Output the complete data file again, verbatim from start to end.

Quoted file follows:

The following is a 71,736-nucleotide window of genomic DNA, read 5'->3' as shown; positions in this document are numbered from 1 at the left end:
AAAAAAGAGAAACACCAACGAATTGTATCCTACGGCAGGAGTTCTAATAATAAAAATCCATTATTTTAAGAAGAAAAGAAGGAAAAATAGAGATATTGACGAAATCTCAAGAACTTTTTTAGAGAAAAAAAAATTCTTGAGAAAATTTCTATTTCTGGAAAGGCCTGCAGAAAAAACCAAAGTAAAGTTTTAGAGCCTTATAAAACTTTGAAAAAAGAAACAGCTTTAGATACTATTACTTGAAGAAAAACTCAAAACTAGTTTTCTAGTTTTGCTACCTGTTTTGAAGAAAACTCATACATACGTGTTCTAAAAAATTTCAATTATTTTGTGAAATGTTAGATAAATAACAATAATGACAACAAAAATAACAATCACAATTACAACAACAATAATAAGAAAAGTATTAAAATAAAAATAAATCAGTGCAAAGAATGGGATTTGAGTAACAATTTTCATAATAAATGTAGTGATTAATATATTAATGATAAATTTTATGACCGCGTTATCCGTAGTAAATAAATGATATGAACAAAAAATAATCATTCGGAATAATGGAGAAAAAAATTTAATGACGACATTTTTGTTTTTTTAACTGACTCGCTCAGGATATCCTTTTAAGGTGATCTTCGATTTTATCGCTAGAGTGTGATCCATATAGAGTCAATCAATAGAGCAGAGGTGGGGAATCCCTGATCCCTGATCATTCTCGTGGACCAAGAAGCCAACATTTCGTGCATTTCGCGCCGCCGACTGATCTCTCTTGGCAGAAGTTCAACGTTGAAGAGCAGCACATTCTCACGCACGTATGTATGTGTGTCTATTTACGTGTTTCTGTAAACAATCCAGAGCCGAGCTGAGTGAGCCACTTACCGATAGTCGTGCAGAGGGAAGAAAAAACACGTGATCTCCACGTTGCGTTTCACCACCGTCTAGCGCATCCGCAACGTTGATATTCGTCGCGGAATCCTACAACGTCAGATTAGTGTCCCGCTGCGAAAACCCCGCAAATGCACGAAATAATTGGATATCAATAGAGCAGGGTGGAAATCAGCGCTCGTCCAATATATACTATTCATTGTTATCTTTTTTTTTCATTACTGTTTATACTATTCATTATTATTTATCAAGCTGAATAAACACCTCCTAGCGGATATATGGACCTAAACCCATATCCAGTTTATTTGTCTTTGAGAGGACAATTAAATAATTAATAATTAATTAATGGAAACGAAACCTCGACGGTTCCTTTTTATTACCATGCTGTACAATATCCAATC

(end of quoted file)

The following is a 71,736-nucleotide window of genomic DNA, read 5'->3' as shown; positions in this document are numbered from 1 at the left end:
AAAAAAGAGAAACACCAACGAATTGTATCCTACGGCAGGAGTTCTAATAATAAAAATCCATTATTTTAAGAAGAAAAGAAGGAAAAATAGAGATATTGACGAAATCTCAAGAACTTTTTTAGAGAAAAAAAAATTCTTGAGAAAATTTCTATTTCTGGAAAGGCCTGCAGAAAAAACCAAAGTAAAGTTTTAGAGCCTTATAAAACTTTGAAAAAAGAAACAGCTTTAGATACTATTACTTGAAGAAAAACTCAAAACTAGTTTTCTAGTTTTGCTACCTGTTTTGAAGAAAACTCATACATACGTGTTCTAAAAAATTTCAATTATTTTGTGAAATGTTAGATAAATAACAATAATGACAACAAAAATAACAATCACAATTACAACAACAATAATAAGAAAAGTATTAAAATAAAAATAAATCAGTGCAAAGAATGGGATTTGAGTAACAATTTTCATAATAAATGTAGTGATTAATATATTAATGATAAATTTTATGACCGCGTTATCCGTAGTAAATAAATGATATGAACAAAAAATAATCATTCGGAATAATGGAGAAAAAAATTTAATGACGACATTTTTGTTTTTTTAACTGACTCGCTCAGGATATCCTTTTAAGGTGATCTTCGATTTTATCGCTAGAGTGTGATCCATATAGAGTCAATCAATAGAGCAGAGGTGGGGAATCCCTGATCCCTGATCATTCTCGTGGACCAAGAAGCCAACATTTCGTGCATTTCGCGCCGCCGACTGATCTCTCTTGGCAGAAGTTCAACGTTGAAGAGCAGCACATTCTCACGCACGTATGTATGTGTGTCTATTTACGTGTTTCTGTAAACAATCCAGAGCCGAGCTGAGTGAGCCACTTACCGATAGTCGTGCAGAGGGAAGAAAAAACACGTGATCTCCACGTTGCGTTTCACCACCGTCTAGCGCATCCGCAACGTTGATATTCGTCGCGGAATCCTACAACGTCAGATTAGTGTCCCGCTGCGAAAACCCCGCAAATGCACGAAATAATTGGATATCAATAGAGCAGGGTGGAAATCAGCGCTCGTCCAATATATACTATTCATTGTTATCTTTTTTTTTCATTACTGTTTATACTATTCATTATTATTTATCAAGCTGAATAAACACCTCCTAGCGGATATATGGACCTAAACCCATATCCAGTTTATTTGTCTTTGAGAGGACAATTAAATAATTAATAATTAATTAATGGAAACGAAACCTCGACGGTTCCTTTTTATTACCATGCTGTACAATATCCAATC